To organize our ideas about security, let’s try “words that start with S.” This three-S security planning is just a way build safety with a structured approach:
- Sight: Your eyes are everywhere.
- Strength: Walls are too tough to break.
- Smart: You outfoxed the bad guys.
In what ways do you have eyes on your property and people?
You can see potential bad guys stepping onto your property, standing on your porch or outside a window. There might even be someone at the back door.
But, as long as you see them, they cannot catch you off guard, and you can alert authorities.
Your naked eye does not have to do all the work. With technology, many tools can be your extended eyes. Lights have several advantages. Not only can they reveal activity, but strong lighting creates zones that expose bad guys. Most lighting is simple to install and operate.
Cameras are popular with property owners for good reason. A typical video camera can track with very little daily cost. And, it’s easy to run that video signal down a cable to your central monitoring station. That monitoring can be inside your property, at a remote paid service, or both!
Microphones and vibration sensors also extend your senses and empower your security. These specialized tools can be very useful.
In what ways are your wall so tough?
Inserting a barrier between you and your family and the bad guys is one of the oldest defenses in human history. Walls and doors can be reinforced with extra thickness or strong materials. Metals themselves come in “hardened” varieties designed especially for security. Security experts at Holder’s Total Security can explain the ANSI grading system that rates lock toughness.
Using extra-thick material is generally impractical. Most property owners prefer metal and wood combinations. In rare cases, there are bullet-proof solutions.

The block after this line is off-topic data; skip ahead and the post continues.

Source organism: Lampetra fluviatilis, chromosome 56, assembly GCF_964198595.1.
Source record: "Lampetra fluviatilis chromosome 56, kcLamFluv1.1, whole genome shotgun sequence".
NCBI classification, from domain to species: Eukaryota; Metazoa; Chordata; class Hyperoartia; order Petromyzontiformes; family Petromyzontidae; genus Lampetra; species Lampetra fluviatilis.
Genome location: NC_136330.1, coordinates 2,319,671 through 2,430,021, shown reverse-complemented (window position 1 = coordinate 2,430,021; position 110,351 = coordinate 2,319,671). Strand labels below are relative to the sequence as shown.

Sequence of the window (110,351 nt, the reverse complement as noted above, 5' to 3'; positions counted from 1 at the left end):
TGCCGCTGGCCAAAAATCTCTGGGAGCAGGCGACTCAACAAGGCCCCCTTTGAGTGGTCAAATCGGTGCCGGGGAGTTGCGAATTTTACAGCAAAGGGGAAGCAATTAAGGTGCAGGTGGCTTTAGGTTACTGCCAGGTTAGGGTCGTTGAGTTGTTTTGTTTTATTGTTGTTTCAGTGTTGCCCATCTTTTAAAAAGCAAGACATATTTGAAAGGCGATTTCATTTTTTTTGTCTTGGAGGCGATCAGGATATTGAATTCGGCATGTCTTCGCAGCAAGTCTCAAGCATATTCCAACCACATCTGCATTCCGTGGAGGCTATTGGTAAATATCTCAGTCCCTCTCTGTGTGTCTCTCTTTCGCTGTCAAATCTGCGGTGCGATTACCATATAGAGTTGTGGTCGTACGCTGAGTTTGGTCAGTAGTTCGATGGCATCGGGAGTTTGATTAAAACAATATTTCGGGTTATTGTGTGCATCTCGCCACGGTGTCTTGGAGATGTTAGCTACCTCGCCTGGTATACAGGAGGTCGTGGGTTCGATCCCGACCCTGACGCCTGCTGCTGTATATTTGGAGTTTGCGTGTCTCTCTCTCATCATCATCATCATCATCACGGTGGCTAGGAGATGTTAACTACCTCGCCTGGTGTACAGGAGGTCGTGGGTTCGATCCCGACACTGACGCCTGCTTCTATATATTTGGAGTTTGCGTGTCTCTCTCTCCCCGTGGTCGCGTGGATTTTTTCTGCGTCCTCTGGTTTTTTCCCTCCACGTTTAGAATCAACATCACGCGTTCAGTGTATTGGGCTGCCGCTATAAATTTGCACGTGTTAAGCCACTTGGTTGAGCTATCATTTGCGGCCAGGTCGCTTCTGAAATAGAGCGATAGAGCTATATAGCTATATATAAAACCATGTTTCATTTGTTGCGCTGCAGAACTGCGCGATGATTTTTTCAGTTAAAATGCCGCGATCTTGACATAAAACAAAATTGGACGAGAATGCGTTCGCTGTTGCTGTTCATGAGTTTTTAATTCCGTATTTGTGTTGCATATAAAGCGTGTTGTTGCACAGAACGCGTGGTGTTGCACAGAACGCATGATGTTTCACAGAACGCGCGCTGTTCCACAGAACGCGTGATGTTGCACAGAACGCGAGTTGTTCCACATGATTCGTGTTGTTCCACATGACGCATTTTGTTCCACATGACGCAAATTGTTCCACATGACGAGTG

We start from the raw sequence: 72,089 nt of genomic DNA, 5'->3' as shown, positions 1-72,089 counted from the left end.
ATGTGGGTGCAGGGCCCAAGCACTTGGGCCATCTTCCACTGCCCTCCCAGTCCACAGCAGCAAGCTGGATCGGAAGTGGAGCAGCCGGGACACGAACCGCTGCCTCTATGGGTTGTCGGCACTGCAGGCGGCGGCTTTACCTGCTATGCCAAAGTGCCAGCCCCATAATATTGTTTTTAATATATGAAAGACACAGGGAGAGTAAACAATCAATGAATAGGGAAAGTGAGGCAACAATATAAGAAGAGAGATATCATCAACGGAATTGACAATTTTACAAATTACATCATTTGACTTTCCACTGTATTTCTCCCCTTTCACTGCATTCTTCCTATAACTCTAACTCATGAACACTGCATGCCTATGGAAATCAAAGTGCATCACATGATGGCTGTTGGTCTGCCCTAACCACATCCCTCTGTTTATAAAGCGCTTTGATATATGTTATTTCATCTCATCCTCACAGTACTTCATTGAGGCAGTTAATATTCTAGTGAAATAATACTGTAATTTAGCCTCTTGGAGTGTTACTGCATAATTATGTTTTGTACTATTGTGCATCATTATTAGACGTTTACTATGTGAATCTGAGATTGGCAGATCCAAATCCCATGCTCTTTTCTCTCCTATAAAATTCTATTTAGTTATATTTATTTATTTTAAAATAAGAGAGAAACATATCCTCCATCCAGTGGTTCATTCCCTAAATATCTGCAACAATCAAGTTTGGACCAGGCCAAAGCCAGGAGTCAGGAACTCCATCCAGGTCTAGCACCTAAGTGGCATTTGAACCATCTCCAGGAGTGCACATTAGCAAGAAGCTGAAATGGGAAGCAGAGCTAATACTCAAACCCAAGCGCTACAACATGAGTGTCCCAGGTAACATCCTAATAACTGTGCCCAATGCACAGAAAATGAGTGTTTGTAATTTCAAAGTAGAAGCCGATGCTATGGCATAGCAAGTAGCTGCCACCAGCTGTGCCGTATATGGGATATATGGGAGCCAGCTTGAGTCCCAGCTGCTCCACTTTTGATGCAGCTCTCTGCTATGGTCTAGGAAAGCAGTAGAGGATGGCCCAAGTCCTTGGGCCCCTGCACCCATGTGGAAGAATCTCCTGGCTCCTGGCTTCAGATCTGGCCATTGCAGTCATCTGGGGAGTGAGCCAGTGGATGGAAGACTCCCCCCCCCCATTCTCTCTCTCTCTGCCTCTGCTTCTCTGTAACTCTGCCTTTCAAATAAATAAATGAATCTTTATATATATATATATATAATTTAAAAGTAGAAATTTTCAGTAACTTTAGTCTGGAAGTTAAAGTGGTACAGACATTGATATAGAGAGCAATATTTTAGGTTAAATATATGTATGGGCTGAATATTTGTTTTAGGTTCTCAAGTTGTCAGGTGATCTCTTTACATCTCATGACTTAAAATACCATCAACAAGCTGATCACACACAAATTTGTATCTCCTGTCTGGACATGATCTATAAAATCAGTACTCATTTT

“Toughness” may be defined as making access difficult for reasons like distance. If you place your lights or cameras 30 feet high, a thief will struggle to get close enough to reach or disable it.
So, this distance method is a good example of security planning. As you look around the area you wish to protect, ask yourself what would make a task difficult to complete. Then consider how that difficulty might be applied to your security procedure. A noisy alarm attracts so much attention, the intruder flees to avoid detection.
In what ways are you outfoxing the bad guys?
There is special pride in accomplishment for people who outfox the bad guys. If a crook is watching to see if you failed to close the door completely … Oops, no; you already thought of that. You installed a door closer. A crook looking for a house with junk lying around passes you by, because your yard is tidy. You also got together with a locksmith to make sure your property is safe.
Here’s a good idea that is also simple. Installing timed lights creates the impression that you are at home. Also giving out misleading signals, what about removing hiding places? Trees have a wide section where branches and foliage emerge, called the “crown.” If you prune your trees so the wide section is high off the ground, thieves cannot hide behind foliage.
Much of avoiding crime is about anticipating criminal behavior. You can sit with your family and think of things the bad guys might try, then think of a way to stop them. Also, ask yourselves: What attracts bad guys? What are innocent things you do each day that might make your home or business attractive to a crook?
More friends: less crime
Being a good neighbor is security planning
Speaking of talking to people, how well do you know your neighbors? If you make friends with them, they can keep an eye on your home when you are gone. Be sure to return the favor! More friends means less crime.
Last but not least: Research!
Go to a search engine like Google.com or DuckDuckGo.com to search “how to outsmart a burglar” (click here)
Security planning at Holder’s
If you’re interested in a security assessment at your home or business in Tulsa or Northeast Oklahoma, please give our professionals at Holder’s Total Security a call 918-663-8660. Visit Holdersecurity.com for more information.
BONUS: Holder’s security tips for the vulnerable
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